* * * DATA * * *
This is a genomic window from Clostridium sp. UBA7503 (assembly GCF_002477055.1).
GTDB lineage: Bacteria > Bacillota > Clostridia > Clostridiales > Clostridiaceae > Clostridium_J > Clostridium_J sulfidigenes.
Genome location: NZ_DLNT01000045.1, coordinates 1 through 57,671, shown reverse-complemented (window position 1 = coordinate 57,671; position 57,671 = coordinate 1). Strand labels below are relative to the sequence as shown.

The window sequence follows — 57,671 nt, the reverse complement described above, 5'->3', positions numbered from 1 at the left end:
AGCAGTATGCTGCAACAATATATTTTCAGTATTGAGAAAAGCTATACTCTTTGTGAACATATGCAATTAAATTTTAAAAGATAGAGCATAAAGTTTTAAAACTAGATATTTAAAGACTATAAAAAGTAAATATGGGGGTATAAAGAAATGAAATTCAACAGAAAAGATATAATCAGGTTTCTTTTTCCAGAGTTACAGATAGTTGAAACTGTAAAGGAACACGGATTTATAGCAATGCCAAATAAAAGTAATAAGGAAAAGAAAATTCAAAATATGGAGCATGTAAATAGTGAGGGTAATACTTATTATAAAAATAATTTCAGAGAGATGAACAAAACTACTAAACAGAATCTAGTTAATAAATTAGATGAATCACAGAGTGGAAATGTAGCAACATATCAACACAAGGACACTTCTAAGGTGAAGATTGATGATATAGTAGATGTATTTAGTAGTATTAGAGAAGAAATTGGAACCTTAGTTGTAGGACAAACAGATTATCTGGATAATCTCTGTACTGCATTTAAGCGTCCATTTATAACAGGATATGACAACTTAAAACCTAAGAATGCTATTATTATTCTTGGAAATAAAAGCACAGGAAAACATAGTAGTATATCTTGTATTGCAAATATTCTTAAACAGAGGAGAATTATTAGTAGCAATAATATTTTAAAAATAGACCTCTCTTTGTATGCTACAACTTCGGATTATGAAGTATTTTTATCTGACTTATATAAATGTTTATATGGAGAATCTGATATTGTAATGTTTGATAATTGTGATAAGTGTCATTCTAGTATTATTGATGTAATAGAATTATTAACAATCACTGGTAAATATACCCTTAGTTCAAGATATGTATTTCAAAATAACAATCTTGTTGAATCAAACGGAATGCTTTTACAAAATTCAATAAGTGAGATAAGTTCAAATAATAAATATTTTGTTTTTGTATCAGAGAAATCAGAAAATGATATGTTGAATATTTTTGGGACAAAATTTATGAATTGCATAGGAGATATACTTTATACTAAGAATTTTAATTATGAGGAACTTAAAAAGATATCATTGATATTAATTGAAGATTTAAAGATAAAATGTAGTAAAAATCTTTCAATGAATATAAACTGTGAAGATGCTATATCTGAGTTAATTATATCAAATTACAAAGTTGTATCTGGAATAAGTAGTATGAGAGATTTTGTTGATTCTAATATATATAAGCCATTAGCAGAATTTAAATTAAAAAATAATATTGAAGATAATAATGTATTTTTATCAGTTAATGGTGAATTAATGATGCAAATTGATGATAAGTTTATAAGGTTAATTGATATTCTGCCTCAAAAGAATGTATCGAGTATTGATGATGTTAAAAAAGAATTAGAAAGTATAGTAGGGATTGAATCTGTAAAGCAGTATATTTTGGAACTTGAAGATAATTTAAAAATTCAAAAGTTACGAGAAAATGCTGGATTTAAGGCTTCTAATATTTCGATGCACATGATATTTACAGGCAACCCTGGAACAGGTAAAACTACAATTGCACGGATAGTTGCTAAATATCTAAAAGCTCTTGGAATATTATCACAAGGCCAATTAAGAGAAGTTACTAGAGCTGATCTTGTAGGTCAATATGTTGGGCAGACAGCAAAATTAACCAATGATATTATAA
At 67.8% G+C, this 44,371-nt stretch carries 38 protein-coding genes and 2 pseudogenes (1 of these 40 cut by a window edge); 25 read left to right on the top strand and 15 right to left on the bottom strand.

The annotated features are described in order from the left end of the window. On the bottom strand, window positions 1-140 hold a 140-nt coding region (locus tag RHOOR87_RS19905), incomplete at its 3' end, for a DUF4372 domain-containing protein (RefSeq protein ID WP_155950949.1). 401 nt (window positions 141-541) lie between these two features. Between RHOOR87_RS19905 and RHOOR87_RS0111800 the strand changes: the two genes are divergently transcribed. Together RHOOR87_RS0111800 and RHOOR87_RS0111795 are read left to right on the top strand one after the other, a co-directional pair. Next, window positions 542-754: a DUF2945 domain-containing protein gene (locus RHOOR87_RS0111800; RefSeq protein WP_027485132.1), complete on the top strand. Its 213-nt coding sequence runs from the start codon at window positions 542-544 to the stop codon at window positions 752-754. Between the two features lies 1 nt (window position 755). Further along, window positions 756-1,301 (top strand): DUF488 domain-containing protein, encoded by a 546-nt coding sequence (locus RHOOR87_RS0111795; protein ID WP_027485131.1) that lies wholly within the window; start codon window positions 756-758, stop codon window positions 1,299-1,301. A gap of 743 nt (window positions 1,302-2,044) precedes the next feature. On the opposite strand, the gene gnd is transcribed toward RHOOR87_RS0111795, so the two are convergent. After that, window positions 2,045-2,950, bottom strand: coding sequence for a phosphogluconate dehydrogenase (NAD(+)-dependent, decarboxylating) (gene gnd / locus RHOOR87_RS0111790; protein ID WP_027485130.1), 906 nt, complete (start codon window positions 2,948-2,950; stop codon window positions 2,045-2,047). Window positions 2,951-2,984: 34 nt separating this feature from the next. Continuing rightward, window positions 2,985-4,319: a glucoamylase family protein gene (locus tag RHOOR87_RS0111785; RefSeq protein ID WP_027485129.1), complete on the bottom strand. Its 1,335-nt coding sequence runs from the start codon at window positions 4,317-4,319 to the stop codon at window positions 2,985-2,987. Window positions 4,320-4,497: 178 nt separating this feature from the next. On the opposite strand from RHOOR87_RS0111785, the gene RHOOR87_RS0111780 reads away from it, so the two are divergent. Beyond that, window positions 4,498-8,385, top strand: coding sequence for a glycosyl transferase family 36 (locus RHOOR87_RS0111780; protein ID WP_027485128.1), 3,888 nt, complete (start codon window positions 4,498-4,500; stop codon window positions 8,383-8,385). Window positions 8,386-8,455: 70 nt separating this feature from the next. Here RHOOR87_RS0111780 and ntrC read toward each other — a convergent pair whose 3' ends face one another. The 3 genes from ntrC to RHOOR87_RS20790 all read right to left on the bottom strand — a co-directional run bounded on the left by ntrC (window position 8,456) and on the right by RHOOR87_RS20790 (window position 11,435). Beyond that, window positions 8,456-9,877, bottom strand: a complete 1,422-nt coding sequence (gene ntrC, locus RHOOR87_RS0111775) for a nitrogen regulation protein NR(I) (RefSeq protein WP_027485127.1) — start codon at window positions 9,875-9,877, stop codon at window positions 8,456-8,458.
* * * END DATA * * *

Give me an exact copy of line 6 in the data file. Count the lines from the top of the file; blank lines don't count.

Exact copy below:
At 67.8% G+C, this 44,371-nt stretch carries 38 protein-coding genes and 2 pseudogenes (1 of these 40 cut by a window edge); 25 read left to right on the top strand and 15 right to left on the bottom strand.